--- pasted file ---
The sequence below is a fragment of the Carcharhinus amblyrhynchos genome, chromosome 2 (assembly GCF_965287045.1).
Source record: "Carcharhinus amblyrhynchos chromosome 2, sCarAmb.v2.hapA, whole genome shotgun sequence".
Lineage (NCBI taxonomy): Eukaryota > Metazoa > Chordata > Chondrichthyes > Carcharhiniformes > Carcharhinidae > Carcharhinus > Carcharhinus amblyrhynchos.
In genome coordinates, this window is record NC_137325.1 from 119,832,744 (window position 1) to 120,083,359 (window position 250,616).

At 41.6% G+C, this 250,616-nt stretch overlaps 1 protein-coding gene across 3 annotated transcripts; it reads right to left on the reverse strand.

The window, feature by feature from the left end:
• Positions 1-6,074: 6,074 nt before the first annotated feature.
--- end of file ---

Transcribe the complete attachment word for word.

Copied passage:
The sequence below is a fragment of the Carcharhinus amblyrhynchos genome, chromosome 2 (assembly GCF_965287045.1).
Source record: "Carcharhinus amblyrhynchos chromosome 2, sCarAmb.v2.hapA, whole genome shotgun sequence".
Lineage (NCBI taxonomy): Eukaryota > Metazoa > Chordata > Chondrichthyes > Carcharhiniformes > Carcharhinidae > Carcharhinus > Carcharhinus amblyrhynchos.
In genome coordinates, this window is record NC_137325.1 from 119,832,744 (window position 1) to 120,083,359 (window position 250,616).

At 41.6% G+C, this 250,616-nt stretch overlaps 1 protein-coding gene across 3 annotated transcripts; it reads right to left on the reverse strand.

The window, feature by feature from the left end:
• Positions 1-6,074: 6,074 nt before the first annotated feature.